These pics show the great diversity the North East has in surf, and they were all taken on the same day. Unfortunately, as much as I would’ve liked to stay in Scarborough most of the summer I’ve had to work, and my days off have usually coincided with the rare flat days. So when a chart was showing promise I was up at 5.30am and made the most of it. The end result; totally worth getting up for.

Two Swell Days

January has been a pretty great month for surf almost worldwide, hardly a day goes by without news of some form of big swell appearing on the usual social media outlets, with videos and pictures appearing hours after the swell has vanished.

Places such as Jaws, Mavericks, Belharra, Nazare and Mullaghmore have been featured in the mainstream media, Instagram and Twitter have gone mad with uploads, and the live webcast of the comp at Mavericks was the talk of all the mags websites. Basically there’s been a lot of quality surf to be had.

Personally it’s always a bit of a mission, combined with blind luck to get good surf. I work 5 days a week so for either of my days of to coincide with good swell is rare, however, so far this January the East Coast has been pumping pretty much every week with most days offering up some sort of wave, so I’ve been able to get in twice, scoring great waves both times!

The first session I scored was the 11th Jan, the forecast had been looking good all week and I intended to get there early to miss any crowds, but after a few beers the night before I overslept and didn’t get to Scarborough till about 1. A quick drive round showed that the tide was too high for North and South Bay, leaving Cayton as the only option.

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Not A Bad Option.

With it been the only place surfable the crowd was pretty big, around 40 people, meaning it was pretty much impossible to get a peak to yourself, still the waves were consistent and by sitting a bit shallower than the stand-ups I managed to pick off a few of the ones that had slipped them by. My thoughts on my new board were also confirmed, it’s fast! I could get a lot more speed down the line, letting me make sections that I’d not been able to before.

Unfortunately I’ve not got any shots of this session as I travelled solo, and I was keen to get in so didn’t really shoot any other surfers either, just this parting shot after a great session:

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Post Surf.

My next day off also coincided with some swell, and this time I had a photographer on board, Steph had the day off work too so we made the trip upto Scarborough.

When I’d been in December with Mike, we had seen some people surfing a break we didn’t know about, so after a bit of Google Maps detective work I think I’ve found it, so myself and Steph parked as close as we could and went for a walk to explore it. It’s a nice looking peak, breaking on a rock bottom, the waves looked good but there was no way I was surfing a new spot completely on my own, so we took some pics and headed off to North Bay.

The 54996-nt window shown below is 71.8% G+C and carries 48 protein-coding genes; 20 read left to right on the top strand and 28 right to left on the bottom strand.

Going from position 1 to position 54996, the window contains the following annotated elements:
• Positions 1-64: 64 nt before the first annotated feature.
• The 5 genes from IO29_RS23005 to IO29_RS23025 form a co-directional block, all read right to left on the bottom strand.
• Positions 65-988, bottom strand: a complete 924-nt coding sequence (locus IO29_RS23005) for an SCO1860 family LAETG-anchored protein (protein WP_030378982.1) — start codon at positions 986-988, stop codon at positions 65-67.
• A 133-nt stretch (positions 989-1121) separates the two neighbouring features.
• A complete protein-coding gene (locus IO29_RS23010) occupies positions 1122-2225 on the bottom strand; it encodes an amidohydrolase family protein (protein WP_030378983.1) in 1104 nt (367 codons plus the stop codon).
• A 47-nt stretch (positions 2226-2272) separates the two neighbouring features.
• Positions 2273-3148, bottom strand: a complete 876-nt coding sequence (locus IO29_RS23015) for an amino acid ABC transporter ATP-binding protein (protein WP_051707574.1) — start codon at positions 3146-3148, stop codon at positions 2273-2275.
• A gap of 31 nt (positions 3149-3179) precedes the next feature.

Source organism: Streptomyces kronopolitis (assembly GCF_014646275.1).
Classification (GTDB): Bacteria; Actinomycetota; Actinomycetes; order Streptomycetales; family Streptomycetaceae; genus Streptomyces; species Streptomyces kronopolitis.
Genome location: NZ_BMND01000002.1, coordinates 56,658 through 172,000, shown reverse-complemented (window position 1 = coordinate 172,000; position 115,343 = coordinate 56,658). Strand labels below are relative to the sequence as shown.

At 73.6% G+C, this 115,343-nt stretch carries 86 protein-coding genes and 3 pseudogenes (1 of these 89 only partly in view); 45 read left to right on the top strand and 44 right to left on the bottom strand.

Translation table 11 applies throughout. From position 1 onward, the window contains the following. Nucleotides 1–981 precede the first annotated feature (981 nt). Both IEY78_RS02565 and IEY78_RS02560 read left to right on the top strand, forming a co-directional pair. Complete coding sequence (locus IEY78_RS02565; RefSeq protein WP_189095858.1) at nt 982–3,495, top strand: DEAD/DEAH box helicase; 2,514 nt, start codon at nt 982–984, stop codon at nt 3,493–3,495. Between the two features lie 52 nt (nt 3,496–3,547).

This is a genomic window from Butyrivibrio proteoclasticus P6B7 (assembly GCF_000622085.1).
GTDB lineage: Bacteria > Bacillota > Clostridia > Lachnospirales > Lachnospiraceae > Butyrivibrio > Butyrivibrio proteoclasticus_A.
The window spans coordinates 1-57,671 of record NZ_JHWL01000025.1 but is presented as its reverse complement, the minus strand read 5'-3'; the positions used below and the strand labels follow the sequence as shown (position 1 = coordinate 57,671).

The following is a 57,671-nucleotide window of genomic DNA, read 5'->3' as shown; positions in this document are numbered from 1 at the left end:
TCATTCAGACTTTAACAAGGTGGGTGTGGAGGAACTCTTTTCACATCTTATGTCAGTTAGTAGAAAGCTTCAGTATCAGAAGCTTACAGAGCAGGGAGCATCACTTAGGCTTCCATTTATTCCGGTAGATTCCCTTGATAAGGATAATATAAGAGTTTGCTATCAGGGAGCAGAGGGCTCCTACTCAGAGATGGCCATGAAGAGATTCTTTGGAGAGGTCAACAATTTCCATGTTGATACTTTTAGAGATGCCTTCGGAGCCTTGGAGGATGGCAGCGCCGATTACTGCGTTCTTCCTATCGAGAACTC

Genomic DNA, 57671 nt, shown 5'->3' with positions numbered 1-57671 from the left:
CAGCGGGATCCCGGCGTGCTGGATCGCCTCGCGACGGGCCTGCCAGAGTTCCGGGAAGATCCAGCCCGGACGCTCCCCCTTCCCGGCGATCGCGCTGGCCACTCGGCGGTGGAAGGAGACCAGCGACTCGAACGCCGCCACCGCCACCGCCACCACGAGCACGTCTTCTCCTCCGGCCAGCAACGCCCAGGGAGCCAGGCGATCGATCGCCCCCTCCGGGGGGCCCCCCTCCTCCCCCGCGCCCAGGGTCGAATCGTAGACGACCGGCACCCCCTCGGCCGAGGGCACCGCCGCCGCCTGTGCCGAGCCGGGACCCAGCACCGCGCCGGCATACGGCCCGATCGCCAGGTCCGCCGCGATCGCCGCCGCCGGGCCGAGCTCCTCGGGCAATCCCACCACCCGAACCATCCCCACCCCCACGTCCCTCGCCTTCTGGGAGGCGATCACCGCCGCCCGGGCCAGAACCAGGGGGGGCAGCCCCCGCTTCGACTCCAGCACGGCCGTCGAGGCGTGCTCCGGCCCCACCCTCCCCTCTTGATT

I’m really lucky to have a girlfriend who doesn’t mind standing on the seafront in questionable weather conditions, camera in hand, whilst I go surf for an hour. She managed to get some great shots of me:

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Walking Down To The Beach.

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Shoulder High And Fun.

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Nice and Clean.

I had a great session, I caught a few really good waves and the water wasn’t too cold, it did sting a bit doing duckdives though.  There was probably only 10 or so people out, with 3 defined peaks meaning there were plenty of waves to go around, always a bonus.

Steph also managed to grab a few decent shots of the local surfers:

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Good Waves Were Had By All. 

Hopefully this run of good swell will continue and some of the more less known spots will come to life. Fingers crossed!

Surfing In Sagres

I’ve been lucky enough to surf lots of different breaks in several countries over the last few years and recently got to add another to the list, Praia Tonel in Sagres, Portugal.

During the week I spent in Portugal with Steph I surfed almost every day at this beach, the waves were fun and pretty consistent, it never went flat!

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Heading out for a sunset surf.

 

The waves weren’t big, but they broke cleanly offering a fun take-off and a nice section at the end. It’d been awhile since I’d surfed such clean and consistent  waves, the regular end section gave me a chance to try and learn a trick, and after several waves I’d managed to land a couple of El-Rollo’s. Nothing great, but, it’s the first proper trick I’ve landed so I was absolutely stoked with the result!

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Dropping onto a nice, clean face.

 

Depending on the tide the wave at Tonel could be vastly different. One afternoon I surfed for 6 hours, starting at low tide with nice peelers right upto high tide when the wave morphs into a wedge type close out, offering a chance of getting tubed but a definite pounding onto the sand.

By the time it had hit full high there was pretty much just me left in the water. Steph had been in and caught a few good ones but got a bit fed up of trying to avoid the beating as the tide got higher so got out and left me to it.  The waves were wedging up nicely for a decent take-off but it was pretty much pull in and hope you don’t land on your head. If you didn’t make the drop you’d get deposited onto the sand and if you did you’d get caught in the close out. I got tumbled dried onto the beach several times, much to the amusement of some tourists.